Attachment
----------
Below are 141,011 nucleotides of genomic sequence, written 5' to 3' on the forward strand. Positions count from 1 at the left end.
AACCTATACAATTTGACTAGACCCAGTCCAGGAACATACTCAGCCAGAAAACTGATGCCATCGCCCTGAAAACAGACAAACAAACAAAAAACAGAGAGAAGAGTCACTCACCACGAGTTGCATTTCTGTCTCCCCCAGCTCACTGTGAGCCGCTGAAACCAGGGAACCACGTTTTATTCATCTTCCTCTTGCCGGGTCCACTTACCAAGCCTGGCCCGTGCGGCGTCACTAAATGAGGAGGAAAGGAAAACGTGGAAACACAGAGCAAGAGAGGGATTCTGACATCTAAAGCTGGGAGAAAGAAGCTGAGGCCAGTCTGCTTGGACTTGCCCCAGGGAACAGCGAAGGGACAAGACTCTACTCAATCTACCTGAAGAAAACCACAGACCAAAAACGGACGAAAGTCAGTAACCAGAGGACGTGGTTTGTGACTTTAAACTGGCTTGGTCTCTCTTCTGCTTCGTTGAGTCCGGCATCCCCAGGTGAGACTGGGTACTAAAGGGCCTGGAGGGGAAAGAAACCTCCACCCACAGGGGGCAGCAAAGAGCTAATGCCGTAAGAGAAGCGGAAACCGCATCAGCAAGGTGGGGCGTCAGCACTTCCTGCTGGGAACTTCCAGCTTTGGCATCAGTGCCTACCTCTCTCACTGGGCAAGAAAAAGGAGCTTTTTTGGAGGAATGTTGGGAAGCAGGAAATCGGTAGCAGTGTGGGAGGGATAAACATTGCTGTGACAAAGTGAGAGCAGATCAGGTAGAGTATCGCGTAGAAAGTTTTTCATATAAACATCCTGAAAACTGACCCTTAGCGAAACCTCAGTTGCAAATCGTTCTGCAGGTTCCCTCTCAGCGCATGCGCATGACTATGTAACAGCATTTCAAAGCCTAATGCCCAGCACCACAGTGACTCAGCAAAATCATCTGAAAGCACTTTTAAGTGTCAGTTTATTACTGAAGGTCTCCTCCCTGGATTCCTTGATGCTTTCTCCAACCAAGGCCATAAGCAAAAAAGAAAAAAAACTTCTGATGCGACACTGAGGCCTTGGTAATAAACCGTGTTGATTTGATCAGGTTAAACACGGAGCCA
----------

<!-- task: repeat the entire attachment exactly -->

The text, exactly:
Below are 141,011 nucleotides of genomic sequence, written 5' to 3' on the forward strand. Positions count from 1 at the left end.
AACCTATACAATTTGACTAGACCCAGTCCAGGAACATACTCAGCCAGAAAACTGATGCCATCGCCCTGAAAACAGACAAACAAACAAAAAACAGAGAGAAGAGTCACTCACCACGAGTTGCATTTCTGTCTCCCCCAGCTCACTGTGAGCCGCTGAAACCAGGGAACCACGTTTTATTCATCTTCCTCTTGCCGGGTCCACTTACCAAGCCTGGCCCGTGCGGCGTCACTAAATGAGGAGGAAAGGAAAACGTGGAAACACAGAGCAAGAGAGGGATTCTGACATCTAAAGCTGGGAGAAAGAAGCTGAGGCCAGTCTGCTTGGACTTGCCCCAGGGAACAGCGAAGGGACAAGACTCTACTCAATCTACCTGAAGAAAACCACAGACCAAAAACGGACGAAAGTCAGTAACCAGAGGACGTGGTTTGTGACTTTAAACTGGCTTGGTCTCTCTTCTGCTTCGTTGAGTCCGGCATCCCCAGGTGAGACTGGGTACTAAAGGGCCTGGAGGGGAAAGAAACCTCCACCCACAGGGGGCAGCAAAGAGCTAATGCCGTAAGAGAAGCGGAAACCGCATCAGCAAGGTGGGGCGTCAGCACTTCCTGCTGGGAACTTCCAGCTTTGGCATCAGTGCCTACCTCTCTCACTGGGCAAGAAAAAGGAGCTTTTTTGGAGGAATGTTGGGAAGCAGGAAATCGGTAGCAGTGTGGGAGGGATAAACATTGCTGTGACAAAGTGAGAGCAGATCAGGTAGAGTATCGCGTAGAAAGTTTTTCATATAAACATCCTGAAAACTGACCCTTAGCGAAACCTCAGTTGCAAATCGTTCTGCAGGTTCCCTCTCAGCGCATGCGCATGACTATGTAACAGCATTTCAAAGCCTAATGCCCAGCACCACAGTGACTCAGCAAAATCATCTGAAAGCACTTTTAAGTGTCAGTTTATTACTGAAGGTCTCCTCCCTGGATTCCTTGATGCTTTCTCCAACCAAGGCCATAAGCAAAAAAGAAAAAAAACTTCTGATGCGACACTGAGGCCTTGGTAATAAACCGTGTTGATTTGATCAGGTTAAACACGGAGCCA